Articles and Opinion
THE UNFINISHED BUSINESS(ES) OF SELF-DESTRUCTION
Jose Antonio Cangco
Dolphins are very interesting animals. They are very intelligent, playful, charming, sociable, easily trainable and helpful to man. They have been known to save human lives by supporting a drowning person afloat with their snouts and there are documented cases when they drove away sharks from unwary swimmers.
However, there is a dark side to dolphins. According to Natalie Angier in her book The Beauty of the Beastly, this comes to fore during the mating season when a gang of male dolphins “kidnap” one or more female dolphins. Then they would guard her very closely, swimming on her side to prevent her from escaping or from being abducted by other male dolphins. With a high brain-to-body ratio, the dolphin is ranked by scientists as one of the most intelligent animals on earth.
Man is much more intelligent than any other animal, unfortunately he, too, has a dark side; he is capable of committing many types of crimes against other men, animals, the environment, and against himself: he is capable of committing suicide. A few persons may see suicide as poetic justice or a heroic step toward some goal, but most upright citizens living in an enlightened society strongly condemn it.
Whatever the reasons why modern society condemns it, self-immolation had been regarded as wrong since ancient times; it was always common knowledge that committing suicide is equivalent to having an “unfinished business.” A widespread notion nowadays is when a person successfully destroys himself, his spirit hangs around for sometime or haunts the familiar places he had been because he had left some unfinished business. In other words, he is attracted back to the places he frequented and loved supposedly to find completion, rest and happiness.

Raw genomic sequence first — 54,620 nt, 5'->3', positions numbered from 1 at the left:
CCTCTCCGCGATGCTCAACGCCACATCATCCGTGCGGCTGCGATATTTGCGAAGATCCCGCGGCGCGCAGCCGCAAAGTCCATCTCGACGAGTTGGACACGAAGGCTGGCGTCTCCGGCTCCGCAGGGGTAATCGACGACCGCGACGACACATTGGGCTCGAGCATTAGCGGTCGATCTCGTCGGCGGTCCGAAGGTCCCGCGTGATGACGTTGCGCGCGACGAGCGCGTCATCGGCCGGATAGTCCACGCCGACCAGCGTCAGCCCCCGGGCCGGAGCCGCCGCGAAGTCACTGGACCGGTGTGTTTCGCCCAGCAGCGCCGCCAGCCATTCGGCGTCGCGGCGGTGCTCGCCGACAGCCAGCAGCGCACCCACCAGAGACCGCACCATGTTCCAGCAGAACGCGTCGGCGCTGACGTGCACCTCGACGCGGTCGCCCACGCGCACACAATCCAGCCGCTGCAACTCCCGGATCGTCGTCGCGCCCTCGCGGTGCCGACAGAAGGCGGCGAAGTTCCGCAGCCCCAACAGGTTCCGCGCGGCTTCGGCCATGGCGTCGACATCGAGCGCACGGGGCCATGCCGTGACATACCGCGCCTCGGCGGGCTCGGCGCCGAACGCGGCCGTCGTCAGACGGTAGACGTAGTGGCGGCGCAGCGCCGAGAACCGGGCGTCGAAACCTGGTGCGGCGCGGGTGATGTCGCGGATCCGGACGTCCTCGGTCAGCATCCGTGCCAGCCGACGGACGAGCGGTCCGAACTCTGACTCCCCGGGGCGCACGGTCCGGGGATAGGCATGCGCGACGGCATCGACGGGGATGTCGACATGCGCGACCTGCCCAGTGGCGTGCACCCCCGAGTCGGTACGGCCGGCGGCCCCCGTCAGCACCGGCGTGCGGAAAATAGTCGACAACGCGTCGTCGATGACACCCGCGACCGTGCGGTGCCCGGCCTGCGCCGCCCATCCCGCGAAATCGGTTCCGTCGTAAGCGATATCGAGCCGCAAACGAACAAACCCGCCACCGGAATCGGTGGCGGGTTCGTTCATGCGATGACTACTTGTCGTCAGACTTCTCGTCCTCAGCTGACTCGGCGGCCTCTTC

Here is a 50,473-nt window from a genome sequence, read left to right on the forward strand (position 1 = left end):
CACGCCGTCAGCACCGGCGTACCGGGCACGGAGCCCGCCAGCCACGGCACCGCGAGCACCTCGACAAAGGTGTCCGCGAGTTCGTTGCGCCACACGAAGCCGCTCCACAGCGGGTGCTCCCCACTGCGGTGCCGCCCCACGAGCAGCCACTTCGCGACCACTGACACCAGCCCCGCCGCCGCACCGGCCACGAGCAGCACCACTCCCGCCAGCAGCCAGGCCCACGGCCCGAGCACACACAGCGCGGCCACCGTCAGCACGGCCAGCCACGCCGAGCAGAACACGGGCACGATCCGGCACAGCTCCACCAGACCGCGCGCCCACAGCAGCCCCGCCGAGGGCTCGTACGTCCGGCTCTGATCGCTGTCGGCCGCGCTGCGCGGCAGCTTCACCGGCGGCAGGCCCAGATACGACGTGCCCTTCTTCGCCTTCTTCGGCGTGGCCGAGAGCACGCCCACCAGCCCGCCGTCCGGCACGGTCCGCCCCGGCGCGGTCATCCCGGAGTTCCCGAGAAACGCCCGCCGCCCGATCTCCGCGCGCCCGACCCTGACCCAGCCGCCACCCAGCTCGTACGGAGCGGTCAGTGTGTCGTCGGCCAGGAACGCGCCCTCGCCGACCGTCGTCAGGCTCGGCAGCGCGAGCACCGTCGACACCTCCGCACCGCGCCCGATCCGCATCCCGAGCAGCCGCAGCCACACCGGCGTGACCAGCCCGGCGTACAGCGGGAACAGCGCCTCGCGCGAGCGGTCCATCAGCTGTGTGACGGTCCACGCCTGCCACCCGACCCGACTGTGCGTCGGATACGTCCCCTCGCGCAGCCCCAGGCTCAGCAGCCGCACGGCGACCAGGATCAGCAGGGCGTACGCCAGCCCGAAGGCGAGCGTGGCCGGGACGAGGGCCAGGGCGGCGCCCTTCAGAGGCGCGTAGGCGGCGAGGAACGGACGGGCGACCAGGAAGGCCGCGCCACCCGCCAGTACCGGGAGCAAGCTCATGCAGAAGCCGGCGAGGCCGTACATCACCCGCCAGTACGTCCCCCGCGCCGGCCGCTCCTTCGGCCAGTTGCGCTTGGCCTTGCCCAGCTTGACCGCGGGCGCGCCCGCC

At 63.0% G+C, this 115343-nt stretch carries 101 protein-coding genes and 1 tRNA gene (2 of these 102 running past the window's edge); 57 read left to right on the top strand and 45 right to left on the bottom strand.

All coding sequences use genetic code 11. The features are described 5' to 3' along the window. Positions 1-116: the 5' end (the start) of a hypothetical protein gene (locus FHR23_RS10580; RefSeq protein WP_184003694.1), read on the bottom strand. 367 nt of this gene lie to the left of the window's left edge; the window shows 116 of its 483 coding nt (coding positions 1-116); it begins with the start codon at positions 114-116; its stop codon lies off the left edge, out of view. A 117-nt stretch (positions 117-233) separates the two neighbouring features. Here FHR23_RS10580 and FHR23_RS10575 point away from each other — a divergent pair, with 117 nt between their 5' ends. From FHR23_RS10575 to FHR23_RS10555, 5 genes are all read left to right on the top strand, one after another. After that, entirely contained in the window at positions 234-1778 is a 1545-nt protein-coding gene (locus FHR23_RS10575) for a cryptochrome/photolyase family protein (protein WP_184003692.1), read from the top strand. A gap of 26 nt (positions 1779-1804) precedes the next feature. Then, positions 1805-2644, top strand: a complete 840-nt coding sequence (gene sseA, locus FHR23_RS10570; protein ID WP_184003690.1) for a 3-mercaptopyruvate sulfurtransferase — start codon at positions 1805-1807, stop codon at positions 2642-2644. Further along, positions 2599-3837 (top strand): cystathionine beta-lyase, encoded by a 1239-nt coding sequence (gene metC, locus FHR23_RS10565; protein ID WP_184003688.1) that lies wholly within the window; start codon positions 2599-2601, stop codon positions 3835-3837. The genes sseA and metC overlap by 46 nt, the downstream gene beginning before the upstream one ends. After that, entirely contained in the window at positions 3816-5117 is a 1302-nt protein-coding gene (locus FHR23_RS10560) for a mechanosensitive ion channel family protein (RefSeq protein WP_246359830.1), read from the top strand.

Ancient eastern beliefs claim to have knowledge beyond this. In fact, the master knows that the suicide has left three kinds of unfinished affairs or businesses which he has to bring into completion eventually in the future. It is beyond the scope of this article to take up and cover what these three unconsummated businesses are, but the second is simple enough for us to discuss. It is actually what almost everybody already knows: that the suicide comes again to learn his lesson.
There are several rationales given to the act of committing suicide such as honor, idealism, and desperation. No matter what the arguments are, suicide is never justified and it is committed under only one condition - helplessness. The kamikaze pilot may rationalize his act as a great sacrifice to his country; the leaders of a group of hunger strikers as an act of defiance, or the terrorists as an act to instill fear, yet these are all motivated by helplessness, weakness, fear, and desperation. If Japan were winning the war, the military leadership would have not come up with such scheme; if the protestors were granted what they were demanding for they would instead be rejoicing; and if the terrorists had the sympathy of the people, they would not be blowing themselves up together with innocent civilians.
Eastern philosophy is not very concerned about the reasons and causes of suicide because it is a point already settled that it is wrong and being more important, that its effects to the person doing it are of extreme consequence. The term “unfinished business” has come down to our everyday language to describe the situation the suicide has found himself in; in due time, the suicide will have to finish all the three kinds of unfinished businesses he had left as a result of having ended his own life prematurely.
By committing suicide, the person thought that he would escape from his problems or that the circumstances surrounding his death would improve. In eastern dogma, there is only one way to learn and right a mistake and that is for the person to come back in conditions similar to those he was trying to escape from, and learn things all over again.